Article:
Are Your Favorite Game Of Thrones Characters About To Die?

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George R.R. Martin isn’t exactly known for his sentimentality. Ned Stark, the stand-up guy and uncomplicated hero of season one, was beheaded for his trouble. Robb, his son and successor, was stabbed to death at a wedding. So it should come as little surprise that Martin’s attitude towards character death tends towards the unfeeling. Martin broke down his thoughts on the issue in an interview with Galaxy’s Edge Magazine.

He says that he doesn’t just use death to advance plot.

“I don’t think of it in those terms, that I’m using death for any purpose,” Martin tells Galaxy’s Edge. “I think a writer, even a fantasy writer, has an obligation to tell the truth and the truth is, as we say in Game of Thrones, all men must die. Particularly if you’re writing about war, which is certainly a central subject in Game of Thrones.”

That’s all well and good, but the rest of the Stark family is safe, right? Martin would caution against getting comfortable with that notion.

“You can’t write about war and violence without having death,” Martin tells Galaxy’s Edge. “If you want to be honest it should affect your main characters. We’ve all read this story a million times when a bunch of heroes set out on adventure and it’s the hero and his best friend and his girlfriend and they go through amazing hair-raising adventures and none of them die. The only ones who die are extras.”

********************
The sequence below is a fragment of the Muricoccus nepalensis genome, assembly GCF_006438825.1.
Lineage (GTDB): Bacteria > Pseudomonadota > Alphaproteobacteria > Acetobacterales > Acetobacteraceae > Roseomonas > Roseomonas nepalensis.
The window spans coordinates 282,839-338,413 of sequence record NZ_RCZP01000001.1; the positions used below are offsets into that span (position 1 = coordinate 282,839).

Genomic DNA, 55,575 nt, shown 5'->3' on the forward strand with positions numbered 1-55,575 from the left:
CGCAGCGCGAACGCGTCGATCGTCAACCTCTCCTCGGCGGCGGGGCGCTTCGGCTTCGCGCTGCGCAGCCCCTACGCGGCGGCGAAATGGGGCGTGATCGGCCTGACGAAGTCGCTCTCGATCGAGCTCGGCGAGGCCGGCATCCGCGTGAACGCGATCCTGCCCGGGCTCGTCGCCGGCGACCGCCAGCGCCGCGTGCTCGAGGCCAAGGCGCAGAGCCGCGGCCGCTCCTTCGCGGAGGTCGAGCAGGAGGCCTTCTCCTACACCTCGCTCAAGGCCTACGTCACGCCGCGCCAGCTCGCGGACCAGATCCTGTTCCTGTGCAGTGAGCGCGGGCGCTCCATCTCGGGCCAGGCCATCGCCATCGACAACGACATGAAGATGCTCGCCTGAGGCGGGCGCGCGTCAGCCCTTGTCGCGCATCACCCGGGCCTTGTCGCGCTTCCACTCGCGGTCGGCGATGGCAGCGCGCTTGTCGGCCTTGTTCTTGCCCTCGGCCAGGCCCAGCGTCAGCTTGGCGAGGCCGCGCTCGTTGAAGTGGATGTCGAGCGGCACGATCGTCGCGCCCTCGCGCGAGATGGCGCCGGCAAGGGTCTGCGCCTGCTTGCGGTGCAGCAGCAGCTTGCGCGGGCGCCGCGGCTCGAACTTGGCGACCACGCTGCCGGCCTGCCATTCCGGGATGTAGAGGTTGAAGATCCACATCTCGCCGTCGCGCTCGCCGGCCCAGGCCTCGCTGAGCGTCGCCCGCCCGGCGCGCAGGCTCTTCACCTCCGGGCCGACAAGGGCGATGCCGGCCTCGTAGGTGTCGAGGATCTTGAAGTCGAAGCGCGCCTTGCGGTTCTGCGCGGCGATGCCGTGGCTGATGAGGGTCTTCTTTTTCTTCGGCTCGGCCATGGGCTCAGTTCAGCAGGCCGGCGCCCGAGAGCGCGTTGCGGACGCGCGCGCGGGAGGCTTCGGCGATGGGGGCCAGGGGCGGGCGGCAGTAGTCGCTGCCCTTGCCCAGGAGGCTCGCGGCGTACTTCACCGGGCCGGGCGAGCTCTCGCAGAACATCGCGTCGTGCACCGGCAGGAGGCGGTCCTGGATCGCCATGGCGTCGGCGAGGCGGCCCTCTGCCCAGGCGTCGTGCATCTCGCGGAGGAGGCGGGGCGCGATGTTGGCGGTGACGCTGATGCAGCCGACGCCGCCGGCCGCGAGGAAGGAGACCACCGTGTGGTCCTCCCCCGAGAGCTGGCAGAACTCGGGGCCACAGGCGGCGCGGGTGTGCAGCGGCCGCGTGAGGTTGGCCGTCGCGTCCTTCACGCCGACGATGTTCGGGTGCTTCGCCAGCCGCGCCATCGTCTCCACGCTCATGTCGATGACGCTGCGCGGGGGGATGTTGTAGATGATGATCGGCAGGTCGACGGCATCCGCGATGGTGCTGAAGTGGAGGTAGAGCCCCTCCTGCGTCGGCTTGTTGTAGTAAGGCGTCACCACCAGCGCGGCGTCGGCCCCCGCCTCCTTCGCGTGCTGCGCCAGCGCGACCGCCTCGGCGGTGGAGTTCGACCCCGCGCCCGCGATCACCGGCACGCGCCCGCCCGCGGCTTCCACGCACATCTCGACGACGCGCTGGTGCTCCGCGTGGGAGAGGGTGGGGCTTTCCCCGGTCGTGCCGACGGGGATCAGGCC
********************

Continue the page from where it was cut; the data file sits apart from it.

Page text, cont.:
It’s true. We can’t count the number of movies or TV shows or books that end with the travelling party substantially intact. In Lord of the Rings, the only significant character to meet his demise is Boromir, who betrays the party before his death.

“It doesn’t happen that way,” Martin tells Galaxy’s Edge. “They go into battle and their best friend dies or they get horribly wounded. They lose their leg or death comes at them unexpectedly. Death is so arbitrary. It’s always there. It’s coming for all of us. We’re all going to die. I’m going to die. You’re going to die. Mortality is at the soul of all this stuff.”

Martin goes on to say that we shouldn’t feel safe about our heroes making it to the end.

“You don’t get to live forever just because you are a cute kid or the hero’s best friend or the hero. Sometimes the hero dies, at least in my books. I love all my characters so it’s always hard to kill them but I know it has to be done. I tend to think I don’t kill them. The other characters kill ‘em. I shift off all blame from myself.”

Those are strong words, but we should note that characters have been resurrected and survived a burning building in the last three episodes alone. Maybe Martin is getting soft. Or maybe David Benioff and D.B. Weiss have used their newfound control, having outpaced the books, to keep some of our favorites around for a while longer.


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